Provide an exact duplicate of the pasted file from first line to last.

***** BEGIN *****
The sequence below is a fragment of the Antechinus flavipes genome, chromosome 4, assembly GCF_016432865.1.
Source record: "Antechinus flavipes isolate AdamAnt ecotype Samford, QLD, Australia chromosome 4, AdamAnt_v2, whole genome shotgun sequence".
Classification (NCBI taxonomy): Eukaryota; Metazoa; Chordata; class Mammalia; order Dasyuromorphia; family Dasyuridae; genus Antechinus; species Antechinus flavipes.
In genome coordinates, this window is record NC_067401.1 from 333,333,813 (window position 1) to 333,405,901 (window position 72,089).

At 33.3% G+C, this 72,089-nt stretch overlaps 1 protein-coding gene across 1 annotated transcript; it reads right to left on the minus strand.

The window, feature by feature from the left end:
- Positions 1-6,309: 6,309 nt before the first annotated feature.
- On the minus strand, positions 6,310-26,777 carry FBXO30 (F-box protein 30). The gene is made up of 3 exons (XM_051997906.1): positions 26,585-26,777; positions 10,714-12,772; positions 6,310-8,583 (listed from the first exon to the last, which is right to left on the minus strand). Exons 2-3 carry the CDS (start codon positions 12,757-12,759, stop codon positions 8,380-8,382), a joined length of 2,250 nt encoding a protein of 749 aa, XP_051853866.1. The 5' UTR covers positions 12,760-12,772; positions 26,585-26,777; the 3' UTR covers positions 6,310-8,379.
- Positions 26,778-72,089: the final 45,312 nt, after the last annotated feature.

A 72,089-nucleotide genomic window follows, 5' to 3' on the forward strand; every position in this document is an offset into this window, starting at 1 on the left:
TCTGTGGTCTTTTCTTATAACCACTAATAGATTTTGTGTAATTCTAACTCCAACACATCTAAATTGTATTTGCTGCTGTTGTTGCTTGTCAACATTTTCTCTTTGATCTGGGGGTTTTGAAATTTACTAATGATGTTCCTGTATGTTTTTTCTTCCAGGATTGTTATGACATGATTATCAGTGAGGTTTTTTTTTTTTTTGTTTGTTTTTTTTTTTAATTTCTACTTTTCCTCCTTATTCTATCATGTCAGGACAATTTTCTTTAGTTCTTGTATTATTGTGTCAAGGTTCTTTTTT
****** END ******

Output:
The sequence below is a fragment of the Antechinus flavipes genome, chromosome 4, assembly GCF_016432865.1.
Source record: "Antechinus flavipes isolate AdamAnt ecotype Samford, QLD, Australia chromosome 4, AdamAnt_v2, whole genome shotgun sequence".
Classification (NCBI taxonomy): Eukaryota; Metazoa; Chordata; class Mammalia; order Dasyuromorphia; family Dasyuridae; genus Antechinus; species Antechinus flavipes.
In genome coordinates, this window is record NC_067401.1 from 333,333,813 (window position 1) to 333,405,901 (window position 72,089).

At 33.3% G+C, this 72,089-nt stretch overlaps 1 protein-coding gene across 1 annotated transcript; it reads right to left on the minus strand.

The window, feature by feature from the left end:
- Positions 1-6,309: 6,309 nt before the first annotated feature.
- On the minus strand, positions 6,310-26,777 carry FBXO30 (F-box protein 30). The gene is made up of 3 exons (XM_051997906.1): positions 26,585-26,777; positions 10,714-12,772; positions 6,310-8,583 (listed from the first exon to the last, which is right to left on the minus strand). Exons 2-3 carry the CDS (start codon positions 12,757-12,759, stop codon positions 8,380-8,382), a joined length of 2,250 nt encoding a protein of 749 aa, XP_051853866.1. The 5' UTR covers positions 12,760-12,772; positions 26,585-26,777; the 3' UTR covers positions 6,310-8,379.
- Positions 26,778-72,089: the final 45,312 nt, after the last annotated feature.

A 72,089-nucleotide genomic window follows, 5' to 3' on the forward strand; every position in this document is an offset into this window, starting at 1 on the left:
TCTGTGGTCTTTTCTTATAACCACTAATAGATTTTGTGTAATTCTAACTCCAACACATCTAAATTGTATTTGCTGCTGTTGTTGCTTGTCAACATTTTCTCTTTGATCTGGGGGTTTTGAAATTTACTAATGATGTTCCTGTATGTTTTTTCTTCCAGGATTGTTATGACATGATTATCAGTGAGGTTTTTTTTTTTTTTGTTTGTTTTTTTTTTTAATTTCTACTTTTCCTCCTTATTCTATCATGTCAGGACAATTTTCTTTAGTTCTTGTATTATTGTGTCAAGGTTCTTTTTT